UC Santa Cruz is home to one of the oldest feminist studies departments in the United States, as well as many preeminent feminist professors and passionate students. But until now, there hasn’t been a student group that focuses solely on feminist discourse and organizing. Feminist Alliance, as it is tentatively called, is a new club that plans to take on that role.
“Most people are surprised there wasn’t already a feminist group at UCSC,” said Lindsay Frank, a fourth-year community studies major. “We take it for granted that everyone’s a feminist. But we need to do more.”
Frank helped bring inspiration for the club to UCSC after interning for six months at the Feminist Majority Foundation in Los Angeles for her field study, a requirement for the community studies major.
“We want to mobilize more students, spark a dialogue and interest in feminist activism,” she said.
The group held its first meeting on Feb. 25. Attendees discussed the challenges that feminist activists face today — primarily, the idea that feminism is unnecessary because gender equality has already been achieved.
“People think that because of history and all the movements of the 1960s, that’s eliminated sexism, when really that’s not the case for many women,” said Nick Thorwaldson, a fourth-year American studies major and politics minor from Porter.
Despite vast improvements in gender equality, women still face discrimination in many instances around the globe. The U.S. Government Accountability Office (GAO), the investigative branch of Congress, reports that women in the United States today make an average of 80 cents on the dollar compared to men doing the same work. In other words, for every $100,000 a man makes, a woman makes $80,000 on average.
Jacqueline Sun and Alexandra McDonald, two national campus organizers from the Feminist Majority Foundation, stopped by UCSC as part of a Northern California campus tour to help get the club on its feet.
One issue the group discussed in detail was raising awareness of Crisis Pregnancy Centers. These are centers that advertise as comprehensive women’s health clinics but in reality offer no medical services.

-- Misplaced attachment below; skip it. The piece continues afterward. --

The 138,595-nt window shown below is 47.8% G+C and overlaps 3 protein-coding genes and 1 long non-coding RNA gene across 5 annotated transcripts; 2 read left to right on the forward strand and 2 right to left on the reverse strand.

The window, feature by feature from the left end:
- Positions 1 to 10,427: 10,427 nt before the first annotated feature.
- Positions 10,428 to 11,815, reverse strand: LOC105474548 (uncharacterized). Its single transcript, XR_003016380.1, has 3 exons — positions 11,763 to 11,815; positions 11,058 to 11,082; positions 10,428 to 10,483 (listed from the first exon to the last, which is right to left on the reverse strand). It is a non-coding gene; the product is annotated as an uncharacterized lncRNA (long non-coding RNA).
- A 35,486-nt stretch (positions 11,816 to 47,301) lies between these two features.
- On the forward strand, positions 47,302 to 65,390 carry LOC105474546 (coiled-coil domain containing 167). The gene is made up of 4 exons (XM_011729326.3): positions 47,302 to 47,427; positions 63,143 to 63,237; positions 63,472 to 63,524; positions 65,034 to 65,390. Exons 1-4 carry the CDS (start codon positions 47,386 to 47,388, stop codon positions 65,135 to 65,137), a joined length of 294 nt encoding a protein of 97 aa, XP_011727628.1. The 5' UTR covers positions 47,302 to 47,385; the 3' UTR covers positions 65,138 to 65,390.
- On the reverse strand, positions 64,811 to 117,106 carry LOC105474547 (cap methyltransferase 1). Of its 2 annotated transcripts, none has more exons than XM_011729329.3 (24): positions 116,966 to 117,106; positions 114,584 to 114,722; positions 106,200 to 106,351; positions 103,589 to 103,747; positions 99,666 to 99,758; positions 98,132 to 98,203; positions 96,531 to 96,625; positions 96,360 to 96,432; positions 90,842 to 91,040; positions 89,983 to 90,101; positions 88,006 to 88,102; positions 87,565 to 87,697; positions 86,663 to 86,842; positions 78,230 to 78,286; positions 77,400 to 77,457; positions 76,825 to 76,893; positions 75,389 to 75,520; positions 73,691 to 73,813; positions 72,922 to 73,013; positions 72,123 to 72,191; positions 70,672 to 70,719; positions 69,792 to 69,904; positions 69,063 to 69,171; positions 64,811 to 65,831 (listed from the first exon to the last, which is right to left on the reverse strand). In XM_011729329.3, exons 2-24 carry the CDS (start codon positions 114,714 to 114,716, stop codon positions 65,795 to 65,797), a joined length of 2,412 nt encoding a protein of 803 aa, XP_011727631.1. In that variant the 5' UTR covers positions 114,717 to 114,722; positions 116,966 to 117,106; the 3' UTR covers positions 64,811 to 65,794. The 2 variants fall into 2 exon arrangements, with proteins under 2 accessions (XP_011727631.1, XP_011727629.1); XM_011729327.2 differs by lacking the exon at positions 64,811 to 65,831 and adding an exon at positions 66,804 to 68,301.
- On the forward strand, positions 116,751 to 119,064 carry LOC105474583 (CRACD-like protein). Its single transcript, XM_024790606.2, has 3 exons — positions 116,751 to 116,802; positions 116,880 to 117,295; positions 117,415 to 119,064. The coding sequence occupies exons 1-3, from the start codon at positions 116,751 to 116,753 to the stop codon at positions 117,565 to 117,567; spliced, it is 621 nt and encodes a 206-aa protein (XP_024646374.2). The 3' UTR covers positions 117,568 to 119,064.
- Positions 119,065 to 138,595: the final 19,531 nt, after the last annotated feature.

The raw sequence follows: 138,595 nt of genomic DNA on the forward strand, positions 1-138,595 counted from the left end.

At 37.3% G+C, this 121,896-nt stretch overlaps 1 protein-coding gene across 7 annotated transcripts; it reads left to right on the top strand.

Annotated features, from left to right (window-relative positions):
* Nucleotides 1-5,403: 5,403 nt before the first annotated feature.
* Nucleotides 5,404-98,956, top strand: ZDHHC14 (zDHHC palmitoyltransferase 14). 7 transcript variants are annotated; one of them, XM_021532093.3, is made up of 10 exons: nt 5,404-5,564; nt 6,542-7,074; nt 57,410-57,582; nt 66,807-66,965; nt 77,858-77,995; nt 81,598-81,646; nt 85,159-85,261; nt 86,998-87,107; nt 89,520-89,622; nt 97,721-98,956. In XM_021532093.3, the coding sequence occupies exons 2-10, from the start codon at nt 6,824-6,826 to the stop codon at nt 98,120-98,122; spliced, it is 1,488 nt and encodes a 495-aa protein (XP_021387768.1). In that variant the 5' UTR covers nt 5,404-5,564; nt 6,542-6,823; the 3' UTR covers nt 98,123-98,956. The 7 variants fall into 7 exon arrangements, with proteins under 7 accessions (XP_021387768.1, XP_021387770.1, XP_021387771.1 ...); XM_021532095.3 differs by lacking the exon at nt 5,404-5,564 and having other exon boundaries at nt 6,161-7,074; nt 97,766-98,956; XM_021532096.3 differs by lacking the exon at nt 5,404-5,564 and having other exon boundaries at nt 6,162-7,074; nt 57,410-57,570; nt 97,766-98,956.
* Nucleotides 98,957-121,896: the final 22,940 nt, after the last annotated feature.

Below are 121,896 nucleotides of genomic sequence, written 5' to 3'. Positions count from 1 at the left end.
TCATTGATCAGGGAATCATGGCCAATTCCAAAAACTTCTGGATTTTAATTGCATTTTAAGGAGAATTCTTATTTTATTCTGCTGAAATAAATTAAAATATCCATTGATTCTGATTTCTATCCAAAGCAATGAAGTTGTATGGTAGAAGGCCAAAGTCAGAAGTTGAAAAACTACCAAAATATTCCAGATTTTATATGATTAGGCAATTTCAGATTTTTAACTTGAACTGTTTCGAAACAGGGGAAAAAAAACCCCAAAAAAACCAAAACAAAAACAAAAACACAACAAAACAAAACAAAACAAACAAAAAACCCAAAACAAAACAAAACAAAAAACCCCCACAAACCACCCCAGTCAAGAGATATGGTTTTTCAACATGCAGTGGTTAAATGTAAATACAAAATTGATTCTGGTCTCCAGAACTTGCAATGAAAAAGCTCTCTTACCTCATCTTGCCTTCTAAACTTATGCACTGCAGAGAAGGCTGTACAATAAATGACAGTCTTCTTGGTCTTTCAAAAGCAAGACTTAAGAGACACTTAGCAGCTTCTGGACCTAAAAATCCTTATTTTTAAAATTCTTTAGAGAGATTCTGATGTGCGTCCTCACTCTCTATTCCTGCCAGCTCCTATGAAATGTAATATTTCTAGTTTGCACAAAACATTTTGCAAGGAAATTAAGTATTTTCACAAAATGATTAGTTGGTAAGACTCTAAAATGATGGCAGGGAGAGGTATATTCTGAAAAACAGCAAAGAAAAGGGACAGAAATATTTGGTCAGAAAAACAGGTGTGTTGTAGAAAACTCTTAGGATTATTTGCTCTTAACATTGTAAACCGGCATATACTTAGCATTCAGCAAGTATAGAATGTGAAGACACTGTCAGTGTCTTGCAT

“People think they are going to medical professionals,” Sun said. “Instead they’re going to volunteers that have an agenda.”
Religious groups and state governments often fund CPCs under laws for abstinence-only education.
Some states have made laws that CPCs must display disclaimers stating that they provide no medical services, but California has no such law. This issue is especially pertinent for college students because CPCs often advertise on college campuses. The Feminist Alliance plans to hold a film screening and distribute fliers to raise awareness of this issue in Santa Cruz.
The group plans to expand its activism beyond Santa Cruz as well.
“We’re working on the local level to effect national and global policy,” Sun said.
Other campaigns the group hopes to get involved in include increasing international funding for family planning, improving women’s health care in Afghanistan, improving child and mother mortality rates in the United States, and pushing the United States to approve international treaties against sex discrimination and child abuse.
Sun and McDonald emphasized that although the world has made huge improvements in gender freedom and equality, it’s important to remember that those rights aren’t guaranteed forever.
For example, Roe v. Wade, the controversial 1973 Supreme Court decision that protects reproductive freedoms, could soon be overturned.
“We take for granted things that we have,” Sun said. “Our generation wasn’t in that battle, but it’s so close to being taken away. We have to keep fighting for it.”
Students can find out more about joining, future meeting times and events by e-mailing email@example.com.